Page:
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THE WASHINGTON POST
Standing Watch On The Imperium
In Puerto Rico, the Legacy of the Spanish-American
War Remains Unresolved
by Stephen S. Rosenfeld
July 16, 1999
Copyright © 1999 THE WASHINGTON POST. All Rights Reserved.
Americans do not normally think of themselves as an imperial power,
but that is how I came to be peering through a glass at a remnant
of empire that is with us still. The glass was a radar scope,
crawling with lights and lines marking the features of a little
sister island of Puerto Rico called Vieques. I was there calling
in a Marine aviator on a target on the Vieques training range.
The time was 1954, some 45 years before the tragic bombing error
of last April that killed a local civilian employee and prompted
the major Pentagon review of Vieques going on now.
It was the Spanish American War at the turn of the last century
in which the United States acquired Puerto Rico (and some other
Spanish outposts) as war booty. It was after World War I that
Washington, in a gesture both generous and self-serving, settled
American citizenship upon the Puerto Ricans. Citizenship with
an asterisk: no voting rights in Congress, no presidential vote.
We insisted on control precisely to keep available for our strategy
the conveniences of empire.
The Vieques guard who died last April was preventing islanders
from straying past a chain-link fence into the land and sea areas
where American fleets conduct live-fire exercises. But training
on Vieques in the mid-'50s was distinctly lower key. Our pilots
were supposed to suspend operations whenever they saw a farmer
and his cows ambling or a fishing boat drifting toward the target
On this particular exercise in 1954, my unit had actually been
poised for an authentic imperial mission, although I did not know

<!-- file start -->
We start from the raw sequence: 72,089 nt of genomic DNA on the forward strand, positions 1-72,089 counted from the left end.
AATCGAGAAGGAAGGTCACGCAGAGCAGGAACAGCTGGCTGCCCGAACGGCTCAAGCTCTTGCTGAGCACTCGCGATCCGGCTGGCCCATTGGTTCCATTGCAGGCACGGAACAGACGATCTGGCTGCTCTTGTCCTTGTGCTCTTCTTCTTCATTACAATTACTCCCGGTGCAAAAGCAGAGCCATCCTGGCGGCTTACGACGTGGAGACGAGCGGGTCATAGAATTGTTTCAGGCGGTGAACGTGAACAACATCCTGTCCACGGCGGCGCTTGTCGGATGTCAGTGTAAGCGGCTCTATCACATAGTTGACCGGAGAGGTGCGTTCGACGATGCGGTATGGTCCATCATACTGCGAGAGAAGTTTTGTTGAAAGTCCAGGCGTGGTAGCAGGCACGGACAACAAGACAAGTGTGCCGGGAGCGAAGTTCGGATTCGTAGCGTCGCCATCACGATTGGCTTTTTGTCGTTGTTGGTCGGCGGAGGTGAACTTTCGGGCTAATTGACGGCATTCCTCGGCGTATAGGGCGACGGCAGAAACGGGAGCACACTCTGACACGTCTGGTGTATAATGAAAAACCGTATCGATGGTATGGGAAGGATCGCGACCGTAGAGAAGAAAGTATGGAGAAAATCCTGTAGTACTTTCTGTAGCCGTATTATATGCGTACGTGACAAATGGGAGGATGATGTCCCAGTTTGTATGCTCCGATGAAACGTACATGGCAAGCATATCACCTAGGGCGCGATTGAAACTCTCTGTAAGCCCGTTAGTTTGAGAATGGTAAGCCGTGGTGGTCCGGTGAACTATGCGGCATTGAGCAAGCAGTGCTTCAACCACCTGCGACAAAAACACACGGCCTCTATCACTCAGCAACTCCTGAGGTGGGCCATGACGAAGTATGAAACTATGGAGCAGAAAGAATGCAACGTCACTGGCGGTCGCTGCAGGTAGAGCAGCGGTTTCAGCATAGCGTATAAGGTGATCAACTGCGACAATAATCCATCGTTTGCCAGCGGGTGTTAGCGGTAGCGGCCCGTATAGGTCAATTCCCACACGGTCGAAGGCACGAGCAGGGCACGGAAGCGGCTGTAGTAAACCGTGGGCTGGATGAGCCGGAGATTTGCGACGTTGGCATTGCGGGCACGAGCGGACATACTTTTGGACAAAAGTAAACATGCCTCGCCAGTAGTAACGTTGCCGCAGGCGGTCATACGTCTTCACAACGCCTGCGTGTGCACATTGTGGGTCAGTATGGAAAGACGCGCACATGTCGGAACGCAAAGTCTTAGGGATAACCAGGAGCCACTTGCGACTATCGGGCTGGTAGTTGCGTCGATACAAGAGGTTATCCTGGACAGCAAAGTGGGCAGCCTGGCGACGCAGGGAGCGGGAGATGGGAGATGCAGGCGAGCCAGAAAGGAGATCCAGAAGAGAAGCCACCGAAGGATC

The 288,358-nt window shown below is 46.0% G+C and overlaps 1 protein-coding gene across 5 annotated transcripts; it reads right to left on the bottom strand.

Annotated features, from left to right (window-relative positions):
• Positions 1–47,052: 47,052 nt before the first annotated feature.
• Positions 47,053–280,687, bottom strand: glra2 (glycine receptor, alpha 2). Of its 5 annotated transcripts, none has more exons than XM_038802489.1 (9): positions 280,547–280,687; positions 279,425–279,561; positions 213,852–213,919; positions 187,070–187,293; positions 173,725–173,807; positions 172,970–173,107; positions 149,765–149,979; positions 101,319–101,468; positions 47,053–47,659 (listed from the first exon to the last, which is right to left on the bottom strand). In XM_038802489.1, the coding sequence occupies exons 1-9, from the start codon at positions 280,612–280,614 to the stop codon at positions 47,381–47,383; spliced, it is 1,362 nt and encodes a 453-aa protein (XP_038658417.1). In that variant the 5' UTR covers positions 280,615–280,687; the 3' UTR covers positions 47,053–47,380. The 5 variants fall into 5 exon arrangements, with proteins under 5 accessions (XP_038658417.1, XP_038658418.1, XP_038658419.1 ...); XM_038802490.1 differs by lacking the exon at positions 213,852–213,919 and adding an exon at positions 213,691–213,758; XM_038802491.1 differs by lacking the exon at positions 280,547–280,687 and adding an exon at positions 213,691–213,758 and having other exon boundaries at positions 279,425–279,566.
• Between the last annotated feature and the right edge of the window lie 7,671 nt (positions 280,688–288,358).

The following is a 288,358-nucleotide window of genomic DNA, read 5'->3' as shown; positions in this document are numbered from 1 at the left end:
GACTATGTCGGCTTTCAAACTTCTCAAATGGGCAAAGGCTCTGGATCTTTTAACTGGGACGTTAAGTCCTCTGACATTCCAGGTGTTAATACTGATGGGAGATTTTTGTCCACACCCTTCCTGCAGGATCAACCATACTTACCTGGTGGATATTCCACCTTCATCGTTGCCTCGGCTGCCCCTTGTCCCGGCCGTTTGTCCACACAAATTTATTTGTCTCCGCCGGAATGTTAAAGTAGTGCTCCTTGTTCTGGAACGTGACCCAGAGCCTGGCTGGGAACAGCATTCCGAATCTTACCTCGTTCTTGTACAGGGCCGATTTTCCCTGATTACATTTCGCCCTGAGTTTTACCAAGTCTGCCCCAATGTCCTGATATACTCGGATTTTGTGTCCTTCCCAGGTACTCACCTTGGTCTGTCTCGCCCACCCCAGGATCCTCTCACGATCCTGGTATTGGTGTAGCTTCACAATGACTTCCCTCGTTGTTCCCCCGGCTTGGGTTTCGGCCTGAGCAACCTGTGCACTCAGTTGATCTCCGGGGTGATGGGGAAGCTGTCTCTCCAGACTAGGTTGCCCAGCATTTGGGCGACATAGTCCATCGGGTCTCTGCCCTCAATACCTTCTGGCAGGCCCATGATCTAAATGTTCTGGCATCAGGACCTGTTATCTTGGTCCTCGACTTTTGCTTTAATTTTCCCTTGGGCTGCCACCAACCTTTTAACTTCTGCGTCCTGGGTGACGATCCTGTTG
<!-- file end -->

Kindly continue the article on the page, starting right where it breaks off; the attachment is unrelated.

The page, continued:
it. En route from Morehead City, N.C., our troop ship had interrupted
its course to circle, seemingly aimlessly, for 10 days while we
climbed nets. Only decades later did I learn from newly opened
papers that during the American-supported coup in Guatemala in
1954 a Marine battalion had circled for 10 days just over the
horizon -- just in case. "That's me!" I exclaimed.
Snoozing in my bunk in the languid early afternoon, paying 12
cents a bottle for a Heineken's at the cabana used as the officers'
club, tucking into a sweet langosta in "Izzy Segoo"
(Isabella Segunda), I didn't feel myself to be a soldier of imperialism.
But I suppose I was acting the part.
Which is how I came to be hunched over a buzzing blinking green
screen in the back of a van parked on the high ground of Vieques,
getting ready for the next war.
The guard's death last April was the first fatality in 50 years
of American military deployment. In its wake a passion seems to
have seized many Puerto Ricans to be done with the American military
presence. The training range appears to represent for them not
Puerto Rico 's contribution to the common defense but their frustration
at not achieving, after a century, a mature and settled political
relationship with the United States.
President Clinton has ordered Secretary of Defense Bill Cohen
to promptly "review the need for operations at Vieques and
to explore alternative sites or methods. . . . " He wants
a resolution that "ensures our country's military readiness
as well as the safety and welfare of the people of Vieques."
As you might expect, the Pentagon enters the review arguing vigorously,
and with much merit, for keeping things essentially as they are.
But the main problem here does not lie in the way the Pentagon
runs the Vieques range. No doubt some marginal improvements could
be made. But the Pentagon has learned much about relating to the
local community since I, as the designated community relations
officer, was dispatched to sprinkle a little largess on the occasional
Vieques resident whose chicken was picked off by one of our jeeps.
The problem is not military but political: It goes to the nagging
question of whether the current commonwealth arrangement should
be continued or replaced by statehood or independence. Vieques
is no more than a stage -- an issue of the day -- on which Puerto
Ricans are acting out their quest for political dignity a hundred
years after the United States casually took over their home.
For the failure to resolve the island's political status , the
U.S. Navy, of course, is not to blame. The responsibility lies
with the elected American officials in the 50 states and in Puerto
They must figure out how best to balance the benefits and burdens
of a particular Puerto Rican connection with the United States.
Until this large task is done, the connection will be vulnerable
to chance tremors and a whole range of corrosive political slights.
There lies the imperial legacy.